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CDC: One-third of antibiotic prescriptions unnecessaryCDC: One-third of antibiotic prescriptions unnecessary

New CDC data show large percentage of antibiotics in human medicine misused in outpatient settings.

Tim Lundeen 1

May 6, 2016

3 Min Read
CDC: One-third of antibiotic prescriptions unnecessary

At least 30% of antibiotics prescribed in the U.S. are unnecessary, according to new data published May 3 in the Journal of the American Medical Association (JAMA) by the Centers for Disease Control & Prevention (CDC), in collaboration with Pew Charitable Trusts and other public health and medical experts.

The study analyzed antibiotic use in doctors’ offices and emergency departments throughout the U.S.

CDC researchers found that most of these unnecessary antibiotics are prescribed for respiratory conditions caused by viruses — including the common cold, viral sore throat, bronchitis, sinus infections and ear infections — that do not respond to antibiotics. These 47 million excess prescriptions each year put patients at needless risk for allergic reactions or the potentially deadly diarrhea-causing bacteria Clostridium difficile.

The researchers also estimated the rate of inappropriate antibiotic use in adults and children by age and diagnosis. These data will help inform efforts to improve antibiotic prescribing over the next five years.

“Antibiotics are life-saving drugs, and if we continue down the road of inappropriate use, we’ll lose the most powerful tool we have to fight life-threatening infections,” CDC director Dr. Tom Frieden warned. “Losing these antibiotics would undermine our ability to treat patients with deadly infections (and) cancer, provide organ transplants and save victims of burns and trauma.”

Dr. Mark Ebell, a professor of epidemiology in the University of Georgia College of Public Health and a family physician, said, “I’m surprised it is only a third." The overprescription of antibiotics has important detrimental effects, he explained.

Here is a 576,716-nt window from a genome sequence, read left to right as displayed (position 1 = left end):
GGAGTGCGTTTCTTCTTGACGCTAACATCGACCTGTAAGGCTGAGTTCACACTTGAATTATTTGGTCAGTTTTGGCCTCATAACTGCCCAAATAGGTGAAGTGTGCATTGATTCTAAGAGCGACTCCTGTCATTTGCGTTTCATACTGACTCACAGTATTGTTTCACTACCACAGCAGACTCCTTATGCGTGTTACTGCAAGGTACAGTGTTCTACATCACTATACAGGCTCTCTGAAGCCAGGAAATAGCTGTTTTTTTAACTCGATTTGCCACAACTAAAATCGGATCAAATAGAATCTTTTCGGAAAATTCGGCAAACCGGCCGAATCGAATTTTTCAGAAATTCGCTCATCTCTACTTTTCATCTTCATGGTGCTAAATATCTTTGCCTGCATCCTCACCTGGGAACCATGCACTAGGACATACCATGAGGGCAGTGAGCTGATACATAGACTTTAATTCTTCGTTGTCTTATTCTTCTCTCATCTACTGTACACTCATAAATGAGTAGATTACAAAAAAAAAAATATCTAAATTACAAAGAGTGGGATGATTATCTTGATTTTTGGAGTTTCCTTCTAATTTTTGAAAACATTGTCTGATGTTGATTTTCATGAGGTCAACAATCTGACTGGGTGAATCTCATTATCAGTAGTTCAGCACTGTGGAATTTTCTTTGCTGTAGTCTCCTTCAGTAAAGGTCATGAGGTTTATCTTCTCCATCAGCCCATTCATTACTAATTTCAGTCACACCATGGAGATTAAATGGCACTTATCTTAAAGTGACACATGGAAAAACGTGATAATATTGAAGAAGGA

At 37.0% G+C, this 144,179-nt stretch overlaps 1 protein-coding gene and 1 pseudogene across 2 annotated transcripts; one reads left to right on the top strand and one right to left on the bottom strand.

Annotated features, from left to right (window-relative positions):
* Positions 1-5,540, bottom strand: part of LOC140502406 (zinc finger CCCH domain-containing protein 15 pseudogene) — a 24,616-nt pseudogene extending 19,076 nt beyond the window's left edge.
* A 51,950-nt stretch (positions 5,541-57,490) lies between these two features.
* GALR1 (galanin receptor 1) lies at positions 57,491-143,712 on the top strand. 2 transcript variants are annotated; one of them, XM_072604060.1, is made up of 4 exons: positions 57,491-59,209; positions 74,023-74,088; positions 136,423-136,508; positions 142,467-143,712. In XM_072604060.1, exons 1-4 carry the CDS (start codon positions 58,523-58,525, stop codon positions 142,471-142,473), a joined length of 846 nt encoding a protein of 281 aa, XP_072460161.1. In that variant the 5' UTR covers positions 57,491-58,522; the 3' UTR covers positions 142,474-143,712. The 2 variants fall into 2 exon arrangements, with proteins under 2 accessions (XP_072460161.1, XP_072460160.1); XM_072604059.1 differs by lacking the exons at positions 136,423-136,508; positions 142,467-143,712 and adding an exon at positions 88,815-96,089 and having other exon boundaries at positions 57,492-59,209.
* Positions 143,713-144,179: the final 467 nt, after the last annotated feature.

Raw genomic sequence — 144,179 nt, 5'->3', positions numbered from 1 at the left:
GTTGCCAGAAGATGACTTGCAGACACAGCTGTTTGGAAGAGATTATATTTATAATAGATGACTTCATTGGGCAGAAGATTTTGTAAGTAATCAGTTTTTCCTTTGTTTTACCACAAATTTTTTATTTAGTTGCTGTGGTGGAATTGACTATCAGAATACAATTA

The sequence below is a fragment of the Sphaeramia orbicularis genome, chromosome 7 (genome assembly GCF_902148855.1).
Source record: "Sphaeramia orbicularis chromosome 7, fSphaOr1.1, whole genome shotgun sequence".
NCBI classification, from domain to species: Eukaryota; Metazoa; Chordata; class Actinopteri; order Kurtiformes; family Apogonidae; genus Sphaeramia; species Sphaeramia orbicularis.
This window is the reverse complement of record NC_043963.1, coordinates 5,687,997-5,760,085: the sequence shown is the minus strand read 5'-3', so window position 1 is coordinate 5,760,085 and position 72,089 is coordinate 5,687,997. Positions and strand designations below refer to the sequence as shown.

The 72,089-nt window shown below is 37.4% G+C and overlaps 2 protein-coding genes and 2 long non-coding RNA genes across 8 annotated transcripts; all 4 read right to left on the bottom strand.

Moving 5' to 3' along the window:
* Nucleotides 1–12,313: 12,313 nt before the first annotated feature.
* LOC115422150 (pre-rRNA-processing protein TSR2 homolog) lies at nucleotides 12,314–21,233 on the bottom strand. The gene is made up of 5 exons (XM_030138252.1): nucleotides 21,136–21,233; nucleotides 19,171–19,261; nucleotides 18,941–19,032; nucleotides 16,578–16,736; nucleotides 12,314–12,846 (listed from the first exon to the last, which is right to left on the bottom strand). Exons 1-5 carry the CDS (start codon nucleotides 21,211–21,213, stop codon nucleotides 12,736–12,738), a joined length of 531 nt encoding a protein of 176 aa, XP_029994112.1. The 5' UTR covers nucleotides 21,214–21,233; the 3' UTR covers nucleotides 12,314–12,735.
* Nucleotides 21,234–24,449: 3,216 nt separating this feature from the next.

“By overusing antibiotics, we increase resistance of bacteria to antibiotics,” he said. “We waste money. We sometimes cause very serious adverse effects like allergic reactions or C. difficile infection.”

Ebell added, “We tend to focus a lot on diagnosis and treatment in medicine, but I think that the importance of making a good prognosis is underappreciated. Patients often ask, ‘When am I going to feel better, doc?’ — and (they) deserve an accurate answer.”


CARB action plan

In 2015, the White House released The National Action Plan for Combating Antibiotic-Resistant Bacteria (CARB), which set a goal of reducing inappropriate outpatient antibiotic use by at least half by 2020. This means that 15% of antibiotic prescriptions (or half of the 30% that are unnecessary) must be eliminated by 2020 to meet the CARB goal.

As part of the effort to achieve the national goal, CDC researchers analyzed the 2010-11 "National Ambulatory Medical Care Survey" and the "National Hospital Ambulatory Medical Care Survey" to determine the number of outpatient visits resulting in antibiotic prescriptions by age, region and diagnosis in the U.S. from 2010 to 2011. They found that:

* Of the estimated 154 million prescriptions for antibiotics written in doctor’s offices and emergency departments each year, 30% are unnecessary. This finding creates a benchmark for improving outpatient antibiotic prescribing and use.

* About 44% of outpatient antibiotic prescriptions are written to treat patients with acute respiratory conditions, such as sinus infections, middle ear infections, pharyngitis, viral upper respiratory infections (i.e., the common cold), bronchitis, bronchiolitis, asthma, allergies, influenza and pneumonia. An estimated half of these outpatient prescriptions are unnecessary.

“Setting a national target to reduce unnecessary antibiotic use in outpatient settings is a critical first step to improve antibiotic use and protect patients,” said Lauri Hicks, director of the Office of Antibiotic Stewardship in the Division of Healthcare Quality Promotion — part of CDC's National Center for Emerging & Zoonotic Infectious Diseases — and commander in the U.S. Public Health Service. “We must continue to work together across the entire health care continuum to make sure that antibiotics are prescribed only when needed and, when an antibiotic is needed, that the right antibiotic, dose and duration are selected.”

Congress, recognizing the urgent need to combat antibiotic resistance, appropriated $160 million in new funding in fiscal 2016 for CDC to implement its activities listed in the National Action Plan for Combating Antibiotic-Resistant Bacteria.

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